Fantasy Football Roundtable: 6 Early-Round Fades From Our Staff
Every year in fantasy football, leagues are won by hitting your picks throughout the draft (and, of course, superb in-season management). That includes nailing the top of your draft.
That being said, it's also important not to overspend on players who are priced above where they should be. That doesn't mean that certain players are avoid-at-all-cost options or full-on busts, but sometimes, players are just valued at their ceilings due to the surrounding landscape of the position and draft.
With that in mind, which six players do some of our editors view as being fades at their current draft costs (using Bestball10 average draft position)?
Derrick Henry, RB, Tennessee Titans
Brandon Gdula: Derrick Henry is my RB7 right now, so let's get that clear. However, Henry is also the seventh overall pick in Bestball10 drafts, with an average cost of 7.55 overall. That puts him at RB6. That would suggest that I'm pretty good with the price, but I'm not. Here's why.
Henry is my 12th-overall player in half-PPR formats, and his maximum pick on Bestball10's average draft position listing is 14th overall. The odds I get him where I value him aren't great. And, yeah, after the top five backs (Christian McCaffrey, Saquon Barkley, Ezekiel Elliott, Alvin Kamara, and Dalvin Cook), I think Henry is the best bet for a top-12 season, but that's kind of irrelevant. I want my first-round pick to have a shot at finishing at the top of his respective position. I don't think Henry has that in 2020.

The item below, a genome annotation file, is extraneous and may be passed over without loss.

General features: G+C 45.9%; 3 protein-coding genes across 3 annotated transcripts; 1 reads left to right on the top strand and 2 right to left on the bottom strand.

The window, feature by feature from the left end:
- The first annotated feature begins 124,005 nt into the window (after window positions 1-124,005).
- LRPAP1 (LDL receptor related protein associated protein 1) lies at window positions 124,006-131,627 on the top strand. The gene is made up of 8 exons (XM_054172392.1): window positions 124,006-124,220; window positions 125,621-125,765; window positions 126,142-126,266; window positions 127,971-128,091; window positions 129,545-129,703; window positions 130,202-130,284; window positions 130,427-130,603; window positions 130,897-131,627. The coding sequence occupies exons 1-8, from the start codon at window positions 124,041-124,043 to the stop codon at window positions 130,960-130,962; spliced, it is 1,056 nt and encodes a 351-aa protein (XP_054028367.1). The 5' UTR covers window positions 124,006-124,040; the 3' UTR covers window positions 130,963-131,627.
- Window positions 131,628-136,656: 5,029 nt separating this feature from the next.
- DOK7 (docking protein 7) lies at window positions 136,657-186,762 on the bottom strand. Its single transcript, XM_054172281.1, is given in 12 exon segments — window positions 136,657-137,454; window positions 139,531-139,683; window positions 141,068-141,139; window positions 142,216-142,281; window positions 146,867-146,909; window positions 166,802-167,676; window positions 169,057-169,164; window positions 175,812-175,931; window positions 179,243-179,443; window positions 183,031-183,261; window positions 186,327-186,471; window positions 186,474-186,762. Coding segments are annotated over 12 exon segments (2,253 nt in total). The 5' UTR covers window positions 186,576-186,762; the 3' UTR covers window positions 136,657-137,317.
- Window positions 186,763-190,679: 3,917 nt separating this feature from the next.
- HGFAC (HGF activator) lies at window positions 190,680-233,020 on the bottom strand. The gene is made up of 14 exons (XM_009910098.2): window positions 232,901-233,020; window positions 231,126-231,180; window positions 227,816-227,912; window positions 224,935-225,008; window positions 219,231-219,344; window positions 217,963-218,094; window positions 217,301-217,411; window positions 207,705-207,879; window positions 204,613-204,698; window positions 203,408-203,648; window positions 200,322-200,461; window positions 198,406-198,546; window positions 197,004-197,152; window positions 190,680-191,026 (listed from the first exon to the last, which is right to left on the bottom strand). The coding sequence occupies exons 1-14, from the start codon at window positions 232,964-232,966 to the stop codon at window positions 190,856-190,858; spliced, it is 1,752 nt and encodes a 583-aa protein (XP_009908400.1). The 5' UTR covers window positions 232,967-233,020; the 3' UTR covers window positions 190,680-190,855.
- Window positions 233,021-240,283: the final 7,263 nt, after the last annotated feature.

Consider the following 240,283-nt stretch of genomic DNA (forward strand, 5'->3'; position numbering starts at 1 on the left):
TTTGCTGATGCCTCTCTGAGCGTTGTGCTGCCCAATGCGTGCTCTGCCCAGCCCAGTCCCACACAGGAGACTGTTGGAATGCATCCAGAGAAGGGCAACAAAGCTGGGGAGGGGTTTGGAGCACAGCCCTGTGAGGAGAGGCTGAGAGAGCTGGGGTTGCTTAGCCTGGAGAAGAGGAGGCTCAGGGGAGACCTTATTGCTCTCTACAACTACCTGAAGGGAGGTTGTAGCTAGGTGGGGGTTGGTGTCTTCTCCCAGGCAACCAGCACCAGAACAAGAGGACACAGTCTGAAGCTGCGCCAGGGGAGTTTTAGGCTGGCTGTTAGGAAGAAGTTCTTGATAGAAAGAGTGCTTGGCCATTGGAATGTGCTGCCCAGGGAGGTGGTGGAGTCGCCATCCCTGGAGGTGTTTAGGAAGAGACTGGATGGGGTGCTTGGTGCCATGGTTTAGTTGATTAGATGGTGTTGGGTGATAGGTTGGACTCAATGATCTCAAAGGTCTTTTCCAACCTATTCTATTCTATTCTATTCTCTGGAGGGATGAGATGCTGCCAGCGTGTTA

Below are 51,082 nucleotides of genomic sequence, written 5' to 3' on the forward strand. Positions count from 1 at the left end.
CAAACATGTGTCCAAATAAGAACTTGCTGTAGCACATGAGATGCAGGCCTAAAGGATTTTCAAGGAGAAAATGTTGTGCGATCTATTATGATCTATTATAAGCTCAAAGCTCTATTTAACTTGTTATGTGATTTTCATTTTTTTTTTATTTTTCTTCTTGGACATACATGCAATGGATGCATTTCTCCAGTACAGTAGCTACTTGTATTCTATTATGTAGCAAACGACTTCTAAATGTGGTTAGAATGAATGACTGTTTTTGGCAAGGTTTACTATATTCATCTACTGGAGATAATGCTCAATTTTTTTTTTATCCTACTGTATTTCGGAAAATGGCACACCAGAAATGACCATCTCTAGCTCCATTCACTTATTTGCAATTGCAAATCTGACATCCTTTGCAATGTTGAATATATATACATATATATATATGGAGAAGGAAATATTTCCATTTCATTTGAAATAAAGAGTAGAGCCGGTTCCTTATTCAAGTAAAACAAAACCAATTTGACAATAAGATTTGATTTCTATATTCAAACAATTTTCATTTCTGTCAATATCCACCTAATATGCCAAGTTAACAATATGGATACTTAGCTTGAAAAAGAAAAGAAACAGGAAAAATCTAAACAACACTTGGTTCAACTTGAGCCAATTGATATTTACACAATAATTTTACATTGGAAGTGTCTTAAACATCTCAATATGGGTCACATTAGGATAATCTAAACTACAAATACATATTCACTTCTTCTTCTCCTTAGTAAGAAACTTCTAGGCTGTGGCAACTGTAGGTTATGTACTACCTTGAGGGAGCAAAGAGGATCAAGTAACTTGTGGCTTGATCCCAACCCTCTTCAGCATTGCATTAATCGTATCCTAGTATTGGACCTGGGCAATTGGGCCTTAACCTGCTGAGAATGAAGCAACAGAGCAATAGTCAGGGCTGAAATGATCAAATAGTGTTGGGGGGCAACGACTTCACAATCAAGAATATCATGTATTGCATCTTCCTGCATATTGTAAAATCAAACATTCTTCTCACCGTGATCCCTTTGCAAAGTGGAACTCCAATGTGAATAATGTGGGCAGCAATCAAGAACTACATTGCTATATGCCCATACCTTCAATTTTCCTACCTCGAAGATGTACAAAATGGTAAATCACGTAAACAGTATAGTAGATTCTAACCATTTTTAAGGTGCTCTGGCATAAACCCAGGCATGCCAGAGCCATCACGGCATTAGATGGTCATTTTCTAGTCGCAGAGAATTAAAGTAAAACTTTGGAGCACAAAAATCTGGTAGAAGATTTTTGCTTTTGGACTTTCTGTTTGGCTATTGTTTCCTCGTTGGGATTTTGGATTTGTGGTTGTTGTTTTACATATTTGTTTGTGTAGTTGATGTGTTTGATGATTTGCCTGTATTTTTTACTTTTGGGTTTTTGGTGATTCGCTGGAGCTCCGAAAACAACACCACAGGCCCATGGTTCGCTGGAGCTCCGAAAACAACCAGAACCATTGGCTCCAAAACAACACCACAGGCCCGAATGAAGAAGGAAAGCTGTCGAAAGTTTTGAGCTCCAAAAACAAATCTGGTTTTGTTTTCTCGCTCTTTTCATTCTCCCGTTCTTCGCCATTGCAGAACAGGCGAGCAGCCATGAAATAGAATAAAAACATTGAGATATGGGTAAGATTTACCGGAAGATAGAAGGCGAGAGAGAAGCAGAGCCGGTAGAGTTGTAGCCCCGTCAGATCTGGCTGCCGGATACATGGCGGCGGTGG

Henry's lack of receiving is not just a fun tidbit about his play style. It's problematic for his fantasy football ceiling. The RB1 over the past 10 years has averaged 75.9 catches and 704.3 receiving yards. Even a top-five season from running backs comes with around 47 catches and 400 yards through the air. Henry is coming off a career-best receiving season: 18 catches for 206 yards.
Further, the Tennessee Titans converted a touchdown on 75.6% of their red zone trips last season, the highest rate of any team over the past five seasons. The four other teams in that span with a conversion rate of at least 70.0% fell to an average of 46.3% the following season, and none outperformed the five-year average. Rushing scores will be harder to get this year for Henry, and the lack of receiving means I'd rather go with a wide receiver than Henry in the back half of the first round.